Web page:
Senior libero’s ‘crucial digs’ lead to Hornets success


Thomas Frey - The State Hornet

Sacramento State senior libero Brigitte Murdock’s 357 digs ranks 11th in the nation and has an average of 4.46 digs per set. Murdock was named Big Sky Defensive Player of the Week on Sept. 11.

Thomas Frey

Most Division I athletes have been standout competitors in their respective sports from a young age but not Sacramento State senior Brigitte Murdock — and that is a good thing.

As a libero, Murdock has to play unselfishly just like offensive linemen who pave the way for running backs to score touchdowns. She will never lead the team in scoring, but the team wouldn’t score without her. She is the most important defender who jumpstarts the offense.

Murdock — a native of Reno, Nevada — started playing volleyball in seventh grade as an outside hitter and setter. She enjoyed the offensive side of the game, but her Reno High School coaches switched her to libero and defensive specialist due to her 5-foot-6 height. She made varsity as a sophomore and worked her way onto all-league teams during her final two seasons but said she was unsure if she could play at the collegiate level.

“I didn’t know if I wanted to go, I didn’t think I was good enough,” Murdock said.

Murdock prepared herself to remain in Reno and attend college just as a student if she didn’t play college volleyball somewhere. But as a high school junior, Sac State offered her a scholarship and she committed to the program in April of her senior year.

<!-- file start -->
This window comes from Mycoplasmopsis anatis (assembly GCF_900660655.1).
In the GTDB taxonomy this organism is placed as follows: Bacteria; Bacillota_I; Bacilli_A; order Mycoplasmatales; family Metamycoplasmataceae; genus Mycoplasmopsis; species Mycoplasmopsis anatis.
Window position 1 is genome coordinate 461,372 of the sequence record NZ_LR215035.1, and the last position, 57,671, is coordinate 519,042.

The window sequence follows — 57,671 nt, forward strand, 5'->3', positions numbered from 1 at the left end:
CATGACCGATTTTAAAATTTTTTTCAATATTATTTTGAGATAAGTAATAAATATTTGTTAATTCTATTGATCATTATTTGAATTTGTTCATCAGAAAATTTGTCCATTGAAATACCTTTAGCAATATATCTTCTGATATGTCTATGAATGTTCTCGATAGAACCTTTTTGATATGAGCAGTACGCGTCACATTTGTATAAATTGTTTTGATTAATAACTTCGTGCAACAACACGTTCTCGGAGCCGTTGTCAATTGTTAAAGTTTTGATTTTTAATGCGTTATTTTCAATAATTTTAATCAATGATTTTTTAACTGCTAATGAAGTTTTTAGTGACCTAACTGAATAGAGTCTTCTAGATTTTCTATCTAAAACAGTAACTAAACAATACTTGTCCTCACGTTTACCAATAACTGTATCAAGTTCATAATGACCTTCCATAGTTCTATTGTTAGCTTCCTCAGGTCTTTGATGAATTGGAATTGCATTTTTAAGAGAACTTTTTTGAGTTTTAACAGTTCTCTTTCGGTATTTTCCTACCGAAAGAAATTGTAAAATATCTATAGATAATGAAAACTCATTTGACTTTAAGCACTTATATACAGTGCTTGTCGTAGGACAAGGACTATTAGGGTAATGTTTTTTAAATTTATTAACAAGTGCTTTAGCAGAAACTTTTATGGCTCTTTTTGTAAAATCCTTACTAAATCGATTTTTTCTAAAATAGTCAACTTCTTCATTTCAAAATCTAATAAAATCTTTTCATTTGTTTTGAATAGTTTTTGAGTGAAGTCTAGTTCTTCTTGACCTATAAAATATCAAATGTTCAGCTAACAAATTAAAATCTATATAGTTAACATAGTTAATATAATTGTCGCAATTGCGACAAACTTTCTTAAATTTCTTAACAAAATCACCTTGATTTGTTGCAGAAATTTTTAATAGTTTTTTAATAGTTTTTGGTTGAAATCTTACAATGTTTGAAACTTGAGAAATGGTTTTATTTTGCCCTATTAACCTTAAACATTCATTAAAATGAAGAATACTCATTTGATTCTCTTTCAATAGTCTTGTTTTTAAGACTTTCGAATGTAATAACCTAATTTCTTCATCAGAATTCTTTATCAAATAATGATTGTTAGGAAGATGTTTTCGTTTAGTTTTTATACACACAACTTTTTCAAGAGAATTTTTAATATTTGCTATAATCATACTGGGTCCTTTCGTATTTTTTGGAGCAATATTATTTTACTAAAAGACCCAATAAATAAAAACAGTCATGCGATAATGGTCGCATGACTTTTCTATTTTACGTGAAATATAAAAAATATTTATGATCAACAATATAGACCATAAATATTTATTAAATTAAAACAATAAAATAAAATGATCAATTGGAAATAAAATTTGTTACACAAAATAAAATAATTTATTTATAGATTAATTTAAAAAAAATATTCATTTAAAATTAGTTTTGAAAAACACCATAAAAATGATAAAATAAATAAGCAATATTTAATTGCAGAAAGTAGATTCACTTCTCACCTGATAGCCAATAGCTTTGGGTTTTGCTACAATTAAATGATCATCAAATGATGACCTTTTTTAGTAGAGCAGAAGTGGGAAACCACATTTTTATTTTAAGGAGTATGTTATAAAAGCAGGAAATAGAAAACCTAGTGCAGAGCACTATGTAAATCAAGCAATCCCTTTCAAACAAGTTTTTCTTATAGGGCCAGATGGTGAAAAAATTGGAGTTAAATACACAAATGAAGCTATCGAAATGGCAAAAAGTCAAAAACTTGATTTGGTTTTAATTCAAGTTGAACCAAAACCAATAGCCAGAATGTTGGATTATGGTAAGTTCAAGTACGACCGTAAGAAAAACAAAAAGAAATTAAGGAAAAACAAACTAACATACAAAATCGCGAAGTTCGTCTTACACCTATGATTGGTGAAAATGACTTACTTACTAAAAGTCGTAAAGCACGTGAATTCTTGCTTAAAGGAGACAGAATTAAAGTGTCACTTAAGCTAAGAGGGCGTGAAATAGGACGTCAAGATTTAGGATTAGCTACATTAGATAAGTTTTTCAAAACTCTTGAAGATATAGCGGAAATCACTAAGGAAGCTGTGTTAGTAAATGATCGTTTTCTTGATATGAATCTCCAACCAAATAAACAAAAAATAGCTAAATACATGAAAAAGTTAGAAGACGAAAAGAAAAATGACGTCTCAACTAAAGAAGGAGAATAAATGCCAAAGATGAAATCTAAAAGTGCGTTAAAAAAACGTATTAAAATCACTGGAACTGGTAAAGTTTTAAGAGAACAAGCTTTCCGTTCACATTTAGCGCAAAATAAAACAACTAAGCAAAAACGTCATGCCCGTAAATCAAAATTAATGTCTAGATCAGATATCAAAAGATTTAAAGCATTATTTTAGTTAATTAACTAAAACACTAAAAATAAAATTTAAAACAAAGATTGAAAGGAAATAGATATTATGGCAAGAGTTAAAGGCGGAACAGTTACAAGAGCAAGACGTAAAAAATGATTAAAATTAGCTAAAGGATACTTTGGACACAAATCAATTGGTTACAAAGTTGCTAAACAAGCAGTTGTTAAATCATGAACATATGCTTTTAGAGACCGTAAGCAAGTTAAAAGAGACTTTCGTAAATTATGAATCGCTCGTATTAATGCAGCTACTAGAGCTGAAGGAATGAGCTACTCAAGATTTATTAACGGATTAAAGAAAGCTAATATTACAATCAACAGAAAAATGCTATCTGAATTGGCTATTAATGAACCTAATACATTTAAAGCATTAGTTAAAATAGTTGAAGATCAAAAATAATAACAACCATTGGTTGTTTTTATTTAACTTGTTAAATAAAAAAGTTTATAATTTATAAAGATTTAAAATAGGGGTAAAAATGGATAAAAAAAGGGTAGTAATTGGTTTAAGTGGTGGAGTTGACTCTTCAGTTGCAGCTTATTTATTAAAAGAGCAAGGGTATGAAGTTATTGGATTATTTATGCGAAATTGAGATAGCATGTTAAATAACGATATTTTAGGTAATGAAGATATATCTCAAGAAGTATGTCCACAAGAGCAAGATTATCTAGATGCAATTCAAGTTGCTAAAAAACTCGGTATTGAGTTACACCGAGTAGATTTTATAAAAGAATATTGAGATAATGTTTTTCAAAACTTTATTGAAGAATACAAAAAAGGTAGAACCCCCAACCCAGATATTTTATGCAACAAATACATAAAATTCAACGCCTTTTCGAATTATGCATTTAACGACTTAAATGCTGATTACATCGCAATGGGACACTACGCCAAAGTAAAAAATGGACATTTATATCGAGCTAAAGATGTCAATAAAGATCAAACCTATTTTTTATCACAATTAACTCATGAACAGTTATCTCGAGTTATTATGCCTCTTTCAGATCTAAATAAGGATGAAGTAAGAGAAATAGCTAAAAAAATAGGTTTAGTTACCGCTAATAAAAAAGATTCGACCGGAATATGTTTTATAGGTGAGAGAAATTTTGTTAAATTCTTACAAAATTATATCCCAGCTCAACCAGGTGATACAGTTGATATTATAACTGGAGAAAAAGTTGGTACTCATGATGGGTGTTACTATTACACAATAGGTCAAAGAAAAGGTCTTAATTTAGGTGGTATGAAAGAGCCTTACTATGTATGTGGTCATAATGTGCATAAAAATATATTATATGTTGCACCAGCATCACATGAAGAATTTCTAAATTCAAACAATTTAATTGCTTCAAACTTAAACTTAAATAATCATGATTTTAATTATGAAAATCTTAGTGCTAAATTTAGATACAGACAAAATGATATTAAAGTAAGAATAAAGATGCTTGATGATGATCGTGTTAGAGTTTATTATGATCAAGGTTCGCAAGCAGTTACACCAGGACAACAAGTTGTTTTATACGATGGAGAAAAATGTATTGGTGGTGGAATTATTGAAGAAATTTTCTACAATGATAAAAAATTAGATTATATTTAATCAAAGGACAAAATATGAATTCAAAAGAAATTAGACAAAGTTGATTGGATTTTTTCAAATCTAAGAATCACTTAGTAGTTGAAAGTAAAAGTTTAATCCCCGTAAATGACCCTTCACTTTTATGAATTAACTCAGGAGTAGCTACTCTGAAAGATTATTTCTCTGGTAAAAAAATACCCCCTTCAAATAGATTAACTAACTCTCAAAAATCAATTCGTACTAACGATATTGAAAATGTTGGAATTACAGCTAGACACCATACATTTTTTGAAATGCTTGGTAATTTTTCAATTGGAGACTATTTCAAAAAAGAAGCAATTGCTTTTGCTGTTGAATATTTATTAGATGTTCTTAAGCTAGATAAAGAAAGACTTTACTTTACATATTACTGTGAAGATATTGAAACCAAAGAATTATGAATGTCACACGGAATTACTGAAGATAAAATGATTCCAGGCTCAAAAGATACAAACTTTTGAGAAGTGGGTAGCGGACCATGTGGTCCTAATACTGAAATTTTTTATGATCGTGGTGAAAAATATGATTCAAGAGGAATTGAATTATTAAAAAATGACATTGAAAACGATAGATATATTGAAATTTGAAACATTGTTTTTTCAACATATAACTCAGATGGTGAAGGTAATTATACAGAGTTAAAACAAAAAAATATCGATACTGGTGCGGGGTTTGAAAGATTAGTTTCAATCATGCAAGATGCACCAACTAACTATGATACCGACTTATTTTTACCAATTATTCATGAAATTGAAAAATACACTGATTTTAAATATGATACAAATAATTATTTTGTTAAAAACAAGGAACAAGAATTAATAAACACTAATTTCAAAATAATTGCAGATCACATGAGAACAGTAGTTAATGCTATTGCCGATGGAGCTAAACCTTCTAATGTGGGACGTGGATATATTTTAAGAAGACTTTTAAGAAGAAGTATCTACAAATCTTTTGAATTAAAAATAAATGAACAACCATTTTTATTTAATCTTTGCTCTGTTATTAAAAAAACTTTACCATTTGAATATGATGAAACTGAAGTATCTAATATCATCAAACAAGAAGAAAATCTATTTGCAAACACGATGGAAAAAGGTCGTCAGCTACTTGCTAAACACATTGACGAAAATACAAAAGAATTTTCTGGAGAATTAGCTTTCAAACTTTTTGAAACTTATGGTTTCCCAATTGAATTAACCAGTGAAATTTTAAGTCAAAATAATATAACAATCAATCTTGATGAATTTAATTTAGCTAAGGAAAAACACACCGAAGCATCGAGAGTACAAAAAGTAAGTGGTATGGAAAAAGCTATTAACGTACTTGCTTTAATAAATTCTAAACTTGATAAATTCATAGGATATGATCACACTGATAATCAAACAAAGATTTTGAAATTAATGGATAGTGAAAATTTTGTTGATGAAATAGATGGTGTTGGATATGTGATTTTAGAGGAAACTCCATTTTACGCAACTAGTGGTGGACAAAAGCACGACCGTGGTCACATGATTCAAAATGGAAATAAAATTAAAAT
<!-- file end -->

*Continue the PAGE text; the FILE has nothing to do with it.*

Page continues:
After 2016 Big Sky Libero of the Year Lexie Skalbeck graduated, Murdock — who averaged 1.96 digs per set as a freshman defensive specialist — moved from a specialist to a libero. After watching Skalbeck for three years, she rarely leaves the court and her 357 digs (an average of 4.46 digs per set) on the season ranks 11th nationally.

“Brigitte gets those crucial digs and tips and runs down balls and even sets up balls for us — without that we would not be successful,” said Shannon Boyle, the Hornets senior outside hitter. “She has been so great stepping up as libero this year and is doing amazing. She earned her spot as libero.”

On Sept. 11, Murdock was named Big Sky Defensive Player of the Week honors. The Hornets went 4-0 that week and she recorded at least 15 digs in all four of the games, including a 38-dig performance against Bowling Green.

“Our blockers do a really good job of helping me dig up balls because, if they put a good block up, I can easily read where (the opponent is) going to hit the ball,” Murdock said. “And they always do a really good job.”

Once Murdock has dug up the ball, her job is to hit it cleanly to senior setter Kennedy Kurtz whose job on offense is to set up the ball for a hitter. If Kurtz can receive a perfectly positioned ball from Murdock, the offense has a much higher chance to hit a more powerful or strategically placed ball.

“She really sets up our hitters for me to be able to set anybody up that I want on the court,” Kurtz said. “She is our best defender and she is the reason we get kills in transition and in long rallies. (She) lets our hitters know when there is a line or seam open and she really gets our passers going.”

Murdock’s defense and passing has also helped Kurtz lead the nation in assists while senior outside hitter Boyle has the 11th most kills in the country. However, Murdock is quick to defer the credit back to her team.

“It’s all of us,” Murdock said. “One person couldn’t do it themselves.”

With her final run of Big Sky Conference play underway, Murdock said she thinks ahead to when she will be a manager of her sister Britton Murdock’s Biggest Little Fashion Truck company. She said family is everything to her and they’ve helped her in every step of life.

“My family is the reason I am where I am today,” Murdock said. “They have given me every tool to become this successful and have everything that I have. It’s all them. It’s (been) an experience of a lifetime. Not many people get to do this and I feel honored to be here, especially playing for Sac State.”